Zen and the Art of Hors d’Oeuvres
I have very happy memories of helping my mother prepare for parties in the 1970s. She recognized early on that many hands make light work and that small hands make excellent cheddar olive balls. Mom's repertoire of hors d'oeuvres was broad—everything from salty Smithfield ham buns to oysters Rockefeller—but the cheddar olive balls were my favorite for many reasons, not least of which was the fact that making them was much like playing with Play-Doh. A few hours before the party, Mom would line up my brother and sister and me on stools at the kitchen counter, and we'd get to work molding a dough of cheddar, butter, flour, and cayenne around pimiento-stuffed green olives, one by one. The little orbs were baked in the oven until the exterior was golden and crunchy; biting into one and finding the briny olive inside always felt like a surprise, no matter how many you'd already eaten.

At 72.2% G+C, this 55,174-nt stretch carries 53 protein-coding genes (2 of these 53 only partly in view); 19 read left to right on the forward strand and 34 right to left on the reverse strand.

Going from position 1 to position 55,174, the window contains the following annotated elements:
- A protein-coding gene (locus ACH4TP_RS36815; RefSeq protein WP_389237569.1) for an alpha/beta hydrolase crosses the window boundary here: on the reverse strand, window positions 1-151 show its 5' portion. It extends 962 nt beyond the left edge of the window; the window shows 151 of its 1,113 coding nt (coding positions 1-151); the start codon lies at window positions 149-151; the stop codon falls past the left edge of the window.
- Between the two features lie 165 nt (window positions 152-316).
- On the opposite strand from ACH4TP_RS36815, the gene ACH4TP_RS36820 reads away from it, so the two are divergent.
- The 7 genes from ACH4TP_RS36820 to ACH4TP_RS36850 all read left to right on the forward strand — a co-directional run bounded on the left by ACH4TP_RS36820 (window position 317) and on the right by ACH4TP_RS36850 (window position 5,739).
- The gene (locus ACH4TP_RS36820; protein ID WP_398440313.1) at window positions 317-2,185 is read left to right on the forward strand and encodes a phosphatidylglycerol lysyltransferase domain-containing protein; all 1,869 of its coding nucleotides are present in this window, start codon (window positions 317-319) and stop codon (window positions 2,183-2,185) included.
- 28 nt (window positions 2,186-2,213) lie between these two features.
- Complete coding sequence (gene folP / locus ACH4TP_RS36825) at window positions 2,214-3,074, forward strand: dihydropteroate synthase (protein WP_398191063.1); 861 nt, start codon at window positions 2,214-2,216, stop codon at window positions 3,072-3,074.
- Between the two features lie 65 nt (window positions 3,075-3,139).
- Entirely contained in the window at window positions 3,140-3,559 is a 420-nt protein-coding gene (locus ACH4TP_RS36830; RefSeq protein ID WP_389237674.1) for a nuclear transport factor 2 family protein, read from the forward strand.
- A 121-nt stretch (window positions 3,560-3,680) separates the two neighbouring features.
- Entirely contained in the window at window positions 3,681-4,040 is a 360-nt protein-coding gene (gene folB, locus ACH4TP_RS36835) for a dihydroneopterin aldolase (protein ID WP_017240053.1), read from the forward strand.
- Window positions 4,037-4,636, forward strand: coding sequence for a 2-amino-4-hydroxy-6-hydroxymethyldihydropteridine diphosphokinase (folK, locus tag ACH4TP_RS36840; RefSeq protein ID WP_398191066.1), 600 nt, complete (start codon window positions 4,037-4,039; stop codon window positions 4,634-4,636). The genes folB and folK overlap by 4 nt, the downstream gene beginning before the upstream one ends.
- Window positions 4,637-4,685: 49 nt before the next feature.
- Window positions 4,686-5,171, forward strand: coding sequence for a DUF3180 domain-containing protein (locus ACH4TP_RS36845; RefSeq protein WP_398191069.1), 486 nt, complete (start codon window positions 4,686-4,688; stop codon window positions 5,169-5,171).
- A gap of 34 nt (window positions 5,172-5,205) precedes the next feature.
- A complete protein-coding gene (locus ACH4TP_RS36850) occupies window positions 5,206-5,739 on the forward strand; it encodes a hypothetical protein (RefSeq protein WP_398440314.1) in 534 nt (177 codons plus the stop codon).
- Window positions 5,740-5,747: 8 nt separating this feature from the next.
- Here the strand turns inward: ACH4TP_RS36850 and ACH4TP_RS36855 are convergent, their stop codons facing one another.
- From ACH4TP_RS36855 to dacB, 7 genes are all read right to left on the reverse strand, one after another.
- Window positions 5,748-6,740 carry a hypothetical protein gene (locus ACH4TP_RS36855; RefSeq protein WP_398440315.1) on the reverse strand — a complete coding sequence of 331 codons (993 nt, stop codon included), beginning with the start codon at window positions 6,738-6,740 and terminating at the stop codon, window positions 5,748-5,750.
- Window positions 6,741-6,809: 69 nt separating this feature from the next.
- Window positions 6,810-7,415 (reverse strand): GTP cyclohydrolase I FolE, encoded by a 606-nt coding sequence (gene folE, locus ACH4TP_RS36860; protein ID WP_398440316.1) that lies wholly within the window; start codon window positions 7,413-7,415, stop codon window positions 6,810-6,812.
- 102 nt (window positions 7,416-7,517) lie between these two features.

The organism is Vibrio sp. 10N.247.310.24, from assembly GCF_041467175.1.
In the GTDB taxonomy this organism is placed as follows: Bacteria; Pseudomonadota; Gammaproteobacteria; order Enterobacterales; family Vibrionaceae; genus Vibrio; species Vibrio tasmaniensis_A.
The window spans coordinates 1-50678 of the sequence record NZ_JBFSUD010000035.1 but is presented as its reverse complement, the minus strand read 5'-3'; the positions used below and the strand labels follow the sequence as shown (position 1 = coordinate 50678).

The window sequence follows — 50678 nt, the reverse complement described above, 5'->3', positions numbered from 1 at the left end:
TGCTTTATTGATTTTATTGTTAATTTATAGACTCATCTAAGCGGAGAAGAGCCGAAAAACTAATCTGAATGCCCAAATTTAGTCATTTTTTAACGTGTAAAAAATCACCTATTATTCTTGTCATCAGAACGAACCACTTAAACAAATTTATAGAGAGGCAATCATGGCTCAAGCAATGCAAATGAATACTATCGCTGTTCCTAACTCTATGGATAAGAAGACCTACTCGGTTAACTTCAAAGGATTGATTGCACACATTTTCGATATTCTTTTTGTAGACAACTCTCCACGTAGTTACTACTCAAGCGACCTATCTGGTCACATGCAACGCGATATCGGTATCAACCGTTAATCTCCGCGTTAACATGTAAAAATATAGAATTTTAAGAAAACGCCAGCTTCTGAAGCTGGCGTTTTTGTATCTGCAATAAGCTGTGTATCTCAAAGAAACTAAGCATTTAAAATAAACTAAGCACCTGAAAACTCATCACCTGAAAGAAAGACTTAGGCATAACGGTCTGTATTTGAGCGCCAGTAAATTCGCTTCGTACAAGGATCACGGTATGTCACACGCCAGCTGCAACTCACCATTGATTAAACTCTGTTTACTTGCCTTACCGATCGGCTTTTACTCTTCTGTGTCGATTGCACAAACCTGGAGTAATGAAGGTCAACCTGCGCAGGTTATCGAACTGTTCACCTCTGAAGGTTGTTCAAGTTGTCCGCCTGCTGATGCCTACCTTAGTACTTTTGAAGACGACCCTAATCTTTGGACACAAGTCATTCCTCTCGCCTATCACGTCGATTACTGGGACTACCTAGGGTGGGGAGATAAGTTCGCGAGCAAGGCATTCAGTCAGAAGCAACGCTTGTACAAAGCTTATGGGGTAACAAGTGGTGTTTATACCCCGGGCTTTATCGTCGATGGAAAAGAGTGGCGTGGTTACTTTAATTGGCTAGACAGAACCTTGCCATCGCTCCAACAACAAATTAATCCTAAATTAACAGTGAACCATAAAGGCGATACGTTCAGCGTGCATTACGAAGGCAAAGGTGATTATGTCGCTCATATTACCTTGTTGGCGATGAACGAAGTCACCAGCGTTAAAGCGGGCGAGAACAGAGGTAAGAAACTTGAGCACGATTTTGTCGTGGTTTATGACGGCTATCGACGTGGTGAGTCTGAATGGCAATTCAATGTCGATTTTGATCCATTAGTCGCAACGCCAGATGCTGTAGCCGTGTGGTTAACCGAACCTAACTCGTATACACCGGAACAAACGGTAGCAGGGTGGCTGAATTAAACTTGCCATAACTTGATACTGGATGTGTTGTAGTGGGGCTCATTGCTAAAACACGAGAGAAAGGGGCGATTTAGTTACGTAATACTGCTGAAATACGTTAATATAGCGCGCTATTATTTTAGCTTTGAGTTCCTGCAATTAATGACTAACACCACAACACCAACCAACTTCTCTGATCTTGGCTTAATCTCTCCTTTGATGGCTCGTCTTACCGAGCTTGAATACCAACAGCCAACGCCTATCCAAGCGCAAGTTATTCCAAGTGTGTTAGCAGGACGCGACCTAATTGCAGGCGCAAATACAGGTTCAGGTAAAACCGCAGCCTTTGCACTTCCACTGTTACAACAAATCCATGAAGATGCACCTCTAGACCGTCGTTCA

I was reminded of those cheddar olive balls this weekend as I prepared for a party of my own. On the afternoon of the event I found myself making another orb-shaped hors d'oeuvre, Swedish meatballs—not the big ones with the creamy sauce, but the daintier ones served simply, drizzled with pan juices, as part of a traditional Swedish smorgasbord. These can be oven baked—Clifford Wright provides a good recipe in his book Bake Until Bubbly, the most erudite collection of casserole recipes you'll ever find—or sauteed in butter, as in this recipe that ran in SAVEUR back in 1997. I usually make mine with a combination of ground beef, veal, and pork, along with minced onions, fresh bread crumbs, a beaten egg, and heavy cream. Another ingredient, seltzer, gives the meatballs a nice, delicate texture. In making meatballs, as in making pastry, cold hands are a boon; mine aren't, so I keep a bowl of ice water nearby to dip into from time to time as I form the meatballs between my palms, one by one. It's a quiet, calming pre-party exercise—a sort of meditation before the bustle and buzz of the party itself.
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